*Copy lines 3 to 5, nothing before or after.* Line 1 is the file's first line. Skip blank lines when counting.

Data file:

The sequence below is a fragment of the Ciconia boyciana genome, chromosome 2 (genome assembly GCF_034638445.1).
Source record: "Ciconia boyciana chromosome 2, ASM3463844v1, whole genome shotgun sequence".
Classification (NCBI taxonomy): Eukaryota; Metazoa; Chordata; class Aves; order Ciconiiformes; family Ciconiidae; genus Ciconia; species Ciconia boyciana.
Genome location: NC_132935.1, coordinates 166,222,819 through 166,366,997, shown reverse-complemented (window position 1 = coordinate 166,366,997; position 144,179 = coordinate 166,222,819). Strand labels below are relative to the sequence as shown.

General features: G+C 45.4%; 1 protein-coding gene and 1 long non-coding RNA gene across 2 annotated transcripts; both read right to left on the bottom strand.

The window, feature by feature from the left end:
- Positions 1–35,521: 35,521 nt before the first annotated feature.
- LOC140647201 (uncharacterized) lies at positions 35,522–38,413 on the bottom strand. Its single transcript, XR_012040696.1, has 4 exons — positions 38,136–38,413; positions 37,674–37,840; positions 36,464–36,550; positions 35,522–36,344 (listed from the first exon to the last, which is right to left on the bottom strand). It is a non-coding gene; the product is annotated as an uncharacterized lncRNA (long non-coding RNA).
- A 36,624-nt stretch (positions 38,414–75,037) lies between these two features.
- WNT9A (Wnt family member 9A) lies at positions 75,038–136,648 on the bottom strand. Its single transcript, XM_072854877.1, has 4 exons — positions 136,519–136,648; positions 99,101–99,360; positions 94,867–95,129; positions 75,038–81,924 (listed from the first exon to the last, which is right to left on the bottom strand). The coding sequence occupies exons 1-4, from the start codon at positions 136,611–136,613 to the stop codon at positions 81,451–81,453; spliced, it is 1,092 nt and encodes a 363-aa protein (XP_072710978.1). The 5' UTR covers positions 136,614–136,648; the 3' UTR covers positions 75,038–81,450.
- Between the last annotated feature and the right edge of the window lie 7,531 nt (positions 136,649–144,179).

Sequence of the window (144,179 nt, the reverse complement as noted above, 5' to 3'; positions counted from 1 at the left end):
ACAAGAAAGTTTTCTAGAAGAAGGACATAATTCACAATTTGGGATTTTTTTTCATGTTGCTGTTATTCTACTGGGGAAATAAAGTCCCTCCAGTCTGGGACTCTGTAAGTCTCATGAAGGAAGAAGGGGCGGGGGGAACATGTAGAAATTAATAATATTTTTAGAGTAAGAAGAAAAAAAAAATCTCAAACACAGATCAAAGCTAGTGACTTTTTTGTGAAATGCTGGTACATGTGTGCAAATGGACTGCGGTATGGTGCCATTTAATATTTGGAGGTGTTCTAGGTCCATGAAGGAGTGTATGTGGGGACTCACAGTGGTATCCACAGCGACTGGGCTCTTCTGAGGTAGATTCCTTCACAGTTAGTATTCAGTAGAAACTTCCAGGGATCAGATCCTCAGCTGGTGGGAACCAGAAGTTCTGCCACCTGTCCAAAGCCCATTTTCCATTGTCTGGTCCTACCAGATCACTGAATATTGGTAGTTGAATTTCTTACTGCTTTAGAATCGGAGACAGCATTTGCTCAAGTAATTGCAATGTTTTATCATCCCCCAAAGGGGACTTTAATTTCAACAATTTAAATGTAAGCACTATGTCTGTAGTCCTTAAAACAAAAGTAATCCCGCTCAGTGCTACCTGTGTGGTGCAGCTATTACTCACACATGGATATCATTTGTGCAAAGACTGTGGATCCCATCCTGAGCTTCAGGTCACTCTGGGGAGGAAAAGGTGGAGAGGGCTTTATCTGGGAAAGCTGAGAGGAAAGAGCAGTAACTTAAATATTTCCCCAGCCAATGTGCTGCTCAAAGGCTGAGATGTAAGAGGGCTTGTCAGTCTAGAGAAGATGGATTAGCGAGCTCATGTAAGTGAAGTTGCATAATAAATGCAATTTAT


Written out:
Classification (NCBI taxonomy): Eukaryota; Metazoa; Chordata; class Aves; order Ciconiiformes; family Ciconiidae; genus Ciconia; species Ciconia boyciana.
Genome location: NC_132935.1, coordinates 166,222,819 through 166,366,997, shown reverse-complemented (window position 1 = coordinate 166,366,997; position 144,179 = coordinate 166,222,819). Strand labels below are relative to the sequence as shown.

General features: G+C 45.4%; 1 protein-coding gene and 1 long non-coding RNA gene across 2 annotated transcripts; both read right to left on the bottom strand.